Warp, Weft, and Way

Chinese and Comparative Philosophy 中國哲學與比較哲學

Moral Perfection in the Analects (and Beyond?)

As part of some commentary on Paul Goldin’s new book Confucianism, Bill Haines has noted the centrality of the idea of moral perfection in Goldin’s characterization of the basic convictions of the Confucian philosophical orientation. In a subsequent comment, he questions to what degree the ideal of moral perfection was actually held by Confucius. With Bill’s permission, I’m re-posting his comments on this latter subject here, because I think they deserve more attention than they may get buried deep in a comment string. Read on, and please direct your comments to Bill, the author of what follows.

Bill writes:

Paul’s list of five basic convictions in Confucianism has an elegant unity, in that its points center on two main ideas: “morality” and “perfection” – or on the one idea, “moral perfection.” But I wonder about the extent to which this is idea was shared by Confucius. There is at least some prima facie reason to suspect that the very idea may be profoundly at odds with Confucius’ views.

I don’t have an opinion yet about whether he actually did hold this idea, or about whether there is significant evidence either way; I haven’t thought about this question before today, nor read the Analects with the question in mind, or indeed read the Analects recently, so maybe this elaborate comment has an easy and obvious answer. Here I’ll just set out the prima facie reason to wonder.

The following oversimple view is familiar in the West: Morality has two parts. One part consists of fairly clear rules (e.g. don’t kill people, don’t steal) that can and should be completely obeyed, and that can be associated with the terms ‘right’ and ‘wrong’. Some of these rules may be associated with particular offices or positions, e.g. a borrower must return what she borrowed, and a captain must go down with the ship. The other part of morality consists of what might be called scalar values, and are more properly associated with such words as ‘bad’ and ‘better’ and ‘good’ and ‘excellent’. Examples might include virtues, like rén, wisdom, or courage; or other things like moral self-cultivation, working for peace, or succeeding in benefitting others. The more of the scalar things you do the better, other things being equal, and there may be no such thing as doing them completely or all the way.

At first glance the notion of moral perfection or flawlessness is more at home in the former part of morality; or in morality conceived on the model of that part. Here are three reasons. (1) We tend to find clear rules plausibly obligatory only when they are not beyond most relevant people’s powers to obey completely. (2) Also, human society seems to need a groundwork of clear rules to ground security, peace and cooperation, rules we can pretty much count on people to obey; and the analogous point is true on a smaller scale, e.g. in any particular organization. So it is common (if perhaps fallacious) to think of the rule part of morality as the elementary part, the part for total obedience; and the scalar part of morality as the proper focus for high aspiration. (3) Perhaps most importantly, complete obedience to any attractive set of rules is pretty much guaranteed to be conceptually possible, i.e. conceivable. In setting out the rules, one is automatically describing complete obedience, i.e. perfection by those standards. Nothing of the sort is true for scalar values. There is nothing unusual about holding a scalar value such that the idea of complete success or perfection is just as nonsensical as the idea of the greatest whole number. Hence one might well associate the idea of scalar morality, or high moral aspiration, with the rejection of the very idea of moral perfection.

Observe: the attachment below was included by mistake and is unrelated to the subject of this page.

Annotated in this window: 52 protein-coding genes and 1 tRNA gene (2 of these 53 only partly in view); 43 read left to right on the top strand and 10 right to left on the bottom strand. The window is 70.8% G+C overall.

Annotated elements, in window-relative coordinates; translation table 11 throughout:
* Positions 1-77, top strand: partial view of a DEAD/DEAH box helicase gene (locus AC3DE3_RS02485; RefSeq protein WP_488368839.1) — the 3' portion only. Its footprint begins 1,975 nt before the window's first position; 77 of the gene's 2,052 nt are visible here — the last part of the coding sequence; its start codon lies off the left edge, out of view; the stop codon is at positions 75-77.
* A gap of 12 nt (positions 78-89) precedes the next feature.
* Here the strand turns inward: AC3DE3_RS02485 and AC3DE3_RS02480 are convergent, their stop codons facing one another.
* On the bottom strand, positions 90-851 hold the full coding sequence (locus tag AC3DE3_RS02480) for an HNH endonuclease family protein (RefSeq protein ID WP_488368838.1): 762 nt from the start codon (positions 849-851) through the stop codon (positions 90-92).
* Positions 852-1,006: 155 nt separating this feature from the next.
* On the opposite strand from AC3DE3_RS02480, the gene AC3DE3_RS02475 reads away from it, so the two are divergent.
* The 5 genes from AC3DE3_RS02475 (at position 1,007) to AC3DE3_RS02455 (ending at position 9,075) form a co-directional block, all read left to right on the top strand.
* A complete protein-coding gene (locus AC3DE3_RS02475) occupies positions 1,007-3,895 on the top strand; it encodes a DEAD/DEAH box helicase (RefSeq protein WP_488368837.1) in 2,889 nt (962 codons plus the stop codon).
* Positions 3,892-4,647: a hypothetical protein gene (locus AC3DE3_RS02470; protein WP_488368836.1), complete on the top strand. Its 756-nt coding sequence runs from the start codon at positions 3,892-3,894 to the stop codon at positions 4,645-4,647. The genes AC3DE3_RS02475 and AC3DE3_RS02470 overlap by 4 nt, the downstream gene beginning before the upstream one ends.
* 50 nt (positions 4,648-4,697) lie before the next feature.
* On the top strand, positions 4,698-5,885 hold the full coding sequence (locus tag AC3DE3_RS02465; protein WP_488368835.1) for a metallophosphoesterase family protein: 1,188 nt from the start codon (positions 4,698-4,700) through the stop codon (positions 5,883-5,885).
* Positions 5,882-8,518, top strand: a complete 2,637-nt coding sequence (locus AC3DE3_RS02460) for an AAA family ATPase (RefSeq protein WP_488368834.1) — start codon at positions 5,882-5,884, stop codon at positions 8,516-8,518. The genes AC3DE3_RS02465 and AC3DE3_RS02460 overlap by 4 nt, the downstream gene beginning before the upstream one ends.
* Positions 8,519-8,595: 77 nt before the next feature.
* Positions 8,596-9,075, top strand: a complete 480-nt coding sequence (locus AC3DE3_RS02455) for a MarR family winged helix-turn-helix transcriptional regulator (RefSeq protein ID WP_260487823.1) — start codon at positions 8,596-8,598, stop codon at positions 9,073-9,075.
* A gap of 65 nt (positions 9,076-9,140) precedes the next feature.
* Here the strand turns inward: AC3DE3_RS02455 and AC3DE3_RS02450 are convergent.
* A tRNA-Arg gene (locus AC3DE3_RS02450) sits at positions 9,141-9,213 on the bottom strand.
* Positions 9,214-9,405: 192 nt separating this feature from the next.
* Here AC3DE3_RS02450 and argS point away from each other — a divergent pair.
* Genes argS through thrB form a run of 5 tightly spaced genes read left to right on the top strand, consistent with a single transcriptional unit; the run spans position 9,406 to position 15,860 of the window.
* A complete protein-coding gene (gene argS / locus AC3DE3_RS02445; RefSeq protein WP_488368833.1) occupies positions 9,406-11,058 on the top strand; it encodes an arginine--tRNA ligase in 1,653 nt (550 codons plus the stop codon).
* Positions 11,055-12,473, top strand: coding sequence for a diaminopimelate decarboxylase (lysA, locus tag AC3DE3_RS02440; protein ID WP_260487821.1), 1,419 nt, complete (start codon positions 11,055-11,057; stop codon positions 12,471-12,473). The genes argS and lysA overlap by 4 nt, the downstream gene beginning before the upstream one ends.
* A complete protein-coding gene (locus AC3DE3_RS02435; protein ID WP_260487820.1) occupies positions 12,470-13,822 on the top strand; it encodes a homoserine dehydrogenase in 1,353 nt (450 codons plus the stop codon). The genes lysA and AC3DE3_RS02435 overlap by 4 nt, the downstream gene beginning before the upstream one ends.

It is popular recently to associate Confucianism, or at least Confucius, with “virtue ethics,” which is naturally associated with scalar values (better/worse rather than right/wrong), and with conceiving the whole of morality on the model of the scalar part. For that reason alone I think we should be careful about attributing the idea of moral perfection to Confucius and to Confucianism in general.

Not that a scalar moralist can’t believe in perfection. Indeed, virtue theory is sometimes associated with a natural teleology whereby morality is thought to be about trying to realize some ideal form for our species, or something like that, as Aristotle and Mengzi seem to have thought; and this view makes prima facie sense of the idea of moral perfection, at least in the abstract.

Still, even that kind of view can have difficulty with the idea of perfection. Think of the idea of actually drawing a perfectly straight or perfectly circular line, with pencil on paper. On the one hand there is in some sense a clear concept of perfection, and it is intelligible to aim at those perfections in our drawing. Those are the targets we should have our mental eyes on, not the drawing of an only slightly wiggly line. On the other hand, we just as readily grant that achieving such perfection is utterly impossible for anyone, even with compass and square. (I guess the image 不逾距 from LY 2.4 is not about ideals or models, but about boundaries that one can stay well within, as one may obey clear rules.)